The ongoing thoughts of an art teacher in China - and home in Sydney

A continuing diary about my travels in China, and thoughts about China and Chinese art from home and abroad

Friday, July 27, 2018

The measure of all things: learning Chinese measure words

I'm re-posting a wonderful piece by Madeleine Thien from the Guardian, about measure words in Chinese. Having just finished 2 hours of Chinese homework that left me more than usually bamboozled and despondent, reading this made me remember how much I love this wonderful and infuriating language, where every character seems to have several possible meanings and one meaning can often be conveyed by several different characters. Measure words are the bane of the Chinese language learner but they give you a glimpse of a whole different way of seeing the world. I rarely remember the correct ones in conversation and resort to the foreigner's all-purpose 'ge'. But anyhow, read and enjoy. (And also read Thien's marvellous book 'Do Not Say We Have Nothing').

How do we categorise or classify things, thereby imagining them as one thing and not another? Unlike French or German, gender does not provide categories in Chinese, which groups things by something else entirely: shape.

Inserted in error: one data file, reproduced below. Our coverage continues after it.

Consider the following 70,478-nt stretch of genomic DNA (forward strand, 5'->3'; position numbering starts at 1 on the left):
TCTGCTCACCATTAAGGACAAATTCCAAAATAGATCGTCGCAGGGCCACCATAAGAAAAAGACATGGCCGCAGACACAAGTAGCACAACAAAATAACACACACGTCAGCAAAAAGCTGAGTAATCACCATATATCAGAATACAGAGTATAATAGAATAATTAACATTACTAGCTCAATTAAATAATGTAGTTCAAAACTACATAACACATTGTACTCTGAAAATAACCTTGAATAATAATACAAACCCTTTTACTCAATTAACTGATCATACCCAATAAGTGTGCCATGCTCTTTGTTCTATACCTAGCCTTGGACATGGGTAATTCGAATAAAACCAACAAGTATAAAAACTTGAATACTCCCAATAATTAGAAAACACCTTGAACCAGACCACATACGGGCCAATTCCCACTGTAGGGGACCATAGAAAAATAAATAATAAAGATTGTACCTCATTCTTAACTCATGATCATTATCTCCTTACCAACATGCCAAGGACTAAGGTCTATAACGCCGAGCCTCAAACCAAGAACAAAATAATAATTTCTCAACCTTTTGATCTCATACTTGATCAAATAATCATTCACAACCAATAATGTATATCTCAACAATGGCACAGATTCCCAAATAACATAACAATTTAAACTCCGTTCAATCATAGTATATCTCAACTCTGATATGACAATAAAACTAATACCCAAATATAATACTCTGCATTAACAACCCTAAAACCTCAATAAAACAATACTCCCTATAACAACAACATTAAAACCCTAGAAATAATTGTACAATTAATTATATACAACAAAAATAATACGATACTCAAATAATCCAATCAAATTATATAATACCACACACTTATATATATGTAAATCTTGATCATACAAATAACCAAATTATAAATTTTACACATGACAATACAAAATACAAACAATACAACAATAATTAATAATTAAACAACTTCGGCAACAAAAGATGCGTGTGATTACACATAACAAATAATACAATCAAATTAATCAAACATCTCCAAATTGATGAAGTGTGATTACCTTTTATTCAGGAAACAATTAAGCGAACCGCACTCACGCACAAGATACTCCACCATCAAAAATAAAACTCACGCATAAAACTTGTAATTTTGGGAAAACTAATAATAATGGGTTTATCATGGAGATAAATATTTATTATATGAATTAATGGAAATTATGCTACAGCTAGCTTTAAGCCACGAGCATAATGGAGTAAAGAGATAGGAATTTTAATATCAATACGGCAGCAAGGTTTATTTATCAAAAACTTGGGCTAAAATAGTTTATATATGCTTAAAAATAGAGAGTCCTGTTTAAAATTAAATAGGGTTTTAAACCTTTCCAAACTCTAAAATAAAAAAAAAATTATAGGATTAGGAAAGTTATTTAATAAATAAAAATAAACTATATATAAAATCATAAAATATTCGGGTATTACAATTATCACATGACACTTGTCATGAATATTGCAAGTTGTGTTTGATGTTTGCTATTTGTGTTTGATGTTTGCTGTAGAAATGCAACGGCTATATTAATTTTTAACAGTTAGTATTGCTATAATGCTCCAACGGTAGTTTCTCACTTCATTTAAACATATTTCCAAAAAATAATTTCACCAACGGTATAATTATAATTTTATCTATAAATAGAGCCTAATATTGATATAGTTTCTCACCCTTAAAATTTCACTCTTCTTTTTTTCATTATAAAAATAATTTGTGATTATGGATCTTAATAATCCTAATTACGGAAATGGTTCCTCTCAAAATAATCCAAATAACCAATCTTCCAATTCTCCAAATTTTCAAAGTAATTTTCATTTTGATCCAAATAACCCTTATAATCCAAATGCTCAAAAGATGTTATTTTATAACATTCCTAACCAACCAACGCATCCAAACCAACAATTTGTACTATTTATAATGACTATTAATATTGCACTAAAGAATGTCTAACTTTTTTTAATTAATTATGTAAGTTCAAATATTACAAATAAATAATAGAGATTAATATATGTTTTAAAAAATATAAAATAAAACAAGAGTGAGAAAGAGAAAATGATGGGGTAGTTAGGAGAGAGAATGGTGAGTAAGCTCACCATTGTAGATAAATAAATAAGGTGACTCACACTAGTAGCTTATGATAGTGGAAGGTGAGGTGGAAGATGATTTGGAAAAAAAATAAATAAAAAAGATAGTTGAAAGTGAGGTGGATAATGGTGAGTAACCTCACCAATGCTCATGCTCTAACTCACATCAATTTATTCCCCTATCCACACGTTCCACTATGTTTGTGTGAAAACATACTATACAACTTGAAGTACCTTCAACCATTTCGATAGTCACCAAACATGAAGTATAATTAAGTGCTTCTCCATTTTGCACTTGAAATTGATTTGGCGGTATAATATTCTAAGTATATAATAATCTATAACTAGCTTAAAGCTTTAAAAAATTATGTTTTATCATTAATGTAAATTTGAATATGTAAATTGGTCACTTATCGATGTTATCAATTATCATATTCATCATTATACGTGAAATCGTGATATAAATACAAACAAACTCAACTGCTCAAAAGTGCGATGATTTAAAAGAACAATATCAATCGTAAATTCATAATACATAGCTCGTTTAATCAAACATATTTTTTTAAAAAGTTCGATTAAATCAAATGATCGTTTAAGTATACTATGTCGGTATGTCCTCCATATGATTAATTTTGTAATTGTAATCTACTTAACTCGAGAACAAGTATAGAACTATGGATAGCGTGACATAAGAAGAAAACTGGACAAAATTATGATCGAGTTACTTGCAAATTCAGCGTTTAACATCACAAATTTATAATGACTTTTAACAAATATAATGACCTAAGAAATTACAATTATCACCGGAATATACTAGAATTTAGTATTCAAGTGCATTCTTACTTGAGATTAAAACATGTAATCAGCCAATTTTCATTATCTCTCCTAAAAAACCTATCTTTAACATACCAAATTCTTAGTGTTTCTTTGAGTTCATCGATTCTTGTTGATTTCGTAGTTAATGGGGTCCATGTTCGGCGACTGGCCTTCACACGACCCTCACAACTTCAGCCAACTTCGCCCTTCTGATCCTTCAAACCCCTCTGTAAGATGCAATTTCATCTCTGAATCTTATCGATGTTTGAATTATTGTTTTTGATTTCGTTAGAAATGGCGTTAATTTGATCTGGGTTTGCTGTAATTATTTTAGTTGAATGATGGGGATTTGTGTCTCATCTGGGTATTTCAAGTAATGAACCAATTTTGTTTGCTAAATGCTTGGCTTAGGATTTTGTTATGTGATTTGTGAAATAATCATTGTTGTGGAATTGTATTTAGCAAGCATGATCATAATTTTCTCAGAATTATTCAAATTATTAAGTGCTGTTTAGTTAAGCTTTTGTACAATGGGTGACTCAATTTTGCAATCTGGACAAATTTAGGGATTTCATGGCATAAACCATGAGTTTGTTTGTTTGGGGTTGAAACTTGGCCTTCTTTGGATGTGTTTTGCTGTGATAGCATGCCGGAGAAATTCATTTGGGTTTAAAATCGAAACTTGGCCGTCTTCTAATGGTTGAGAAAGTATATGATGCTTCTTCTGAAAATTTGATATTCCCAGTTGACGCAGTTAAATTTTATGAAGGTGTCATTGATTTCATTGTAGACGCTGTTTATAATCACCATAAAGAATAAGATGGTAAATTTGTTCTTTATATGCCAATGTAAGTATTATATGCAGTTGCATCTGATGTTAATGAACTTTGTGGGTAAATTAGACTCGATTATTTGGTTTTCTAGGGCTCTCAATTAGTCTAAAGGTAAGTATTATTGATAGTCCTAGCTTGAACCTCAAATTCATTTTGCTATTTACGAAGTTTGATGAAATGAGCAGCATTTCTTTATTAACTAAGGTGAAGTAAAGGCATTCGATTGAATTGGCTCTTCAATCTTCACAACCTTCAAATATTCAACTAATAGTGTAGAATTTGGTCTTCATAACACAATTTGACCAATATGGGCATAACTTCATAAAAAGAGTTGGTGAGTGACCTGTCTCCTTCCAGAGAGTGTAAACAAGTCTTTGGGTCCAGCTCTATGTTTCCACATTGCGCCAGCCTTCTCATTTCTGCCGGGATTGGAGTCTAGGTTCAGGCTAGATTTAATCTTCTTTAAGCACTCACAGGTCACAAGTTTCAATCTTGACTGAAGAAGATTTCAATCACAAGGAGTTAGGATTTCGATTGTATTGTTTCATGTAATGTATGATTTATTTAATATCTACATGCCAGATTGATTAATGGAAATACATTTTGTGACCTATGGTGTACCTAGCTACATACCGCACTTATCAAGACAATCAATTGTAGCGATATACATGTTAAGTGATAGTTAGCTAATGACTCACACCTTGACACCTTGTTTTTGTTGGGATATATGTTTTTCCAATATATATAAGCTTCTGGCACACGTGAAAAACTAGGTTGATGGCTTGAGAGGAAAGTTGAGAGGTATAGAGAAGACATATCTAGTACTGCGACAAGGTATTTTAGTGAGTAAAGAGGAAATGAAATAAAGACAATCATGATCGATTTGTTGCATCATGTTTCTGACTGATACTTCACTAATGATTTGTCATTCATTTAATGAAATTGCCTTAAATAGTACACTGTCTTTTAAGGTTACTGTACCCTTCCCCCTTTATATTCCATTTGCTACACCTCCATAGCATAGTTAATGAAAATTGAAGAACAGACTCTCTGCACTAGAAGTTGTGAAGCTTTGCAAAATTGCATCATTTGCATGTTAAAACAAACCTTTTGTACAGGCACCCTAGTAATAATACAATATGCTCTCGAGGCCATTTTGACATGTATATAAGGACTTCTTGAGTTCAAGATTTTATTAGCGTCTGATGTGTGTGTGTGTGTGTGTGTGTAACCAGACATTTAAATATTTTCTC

Tiáo is one of at least 140 classifiers and measure words in the Chinese language. It’s a measure word for long-narrow-shape things. For example, bed sheets, fish, ships, bars of soap, cartons of cigarettes, avenues, trousers, dragons, rivers.
These measure words embrace the ways in which shape imprints itself upon us, while playfully noticing the relationships between all things. The measure word kē 颗 (kernel) is used for small, roundish things, or objects that appear small: pearls, teeth, bullets and seeds, as well as distant stars and satellites.
Gēn 根, for thin-slender objects, will appear before needles, bananas, fried chicken legs, lollipops, chopsticks, guitar strings and matches, among a thousand other things. “Flower-like” objects gather under the word duo 朵: bunches of flowers, clouds, mushrooms and ears.
It’s endlessly fascinating to me how we attempt to group anything or anyone together, and how formations change. Philosopher Wang Lianqing charts how tiáo was first applied to objects we can pick up by hand (belts, branches, string) and then expanded outward (streets, rivers, mountain ranges).
And finally tiáo extended metaphorically. News and events are also classified with tiáo, perhaps because news was written in long vertical lines, and events, as the 7th-century scholar Yan Shigu wrote, arrive in lists “one by one, as (arranging) long-shaped twigs”.
Onwards the idea broadened, so that an idea or opinion is also “long-shaped news,” and in the 14th century, tiáo was used for spirit, which was imagined as straight, high and lofty. In language, another geometry is at work, gathering recurrences through time and space. 
The whole article can be seen HERE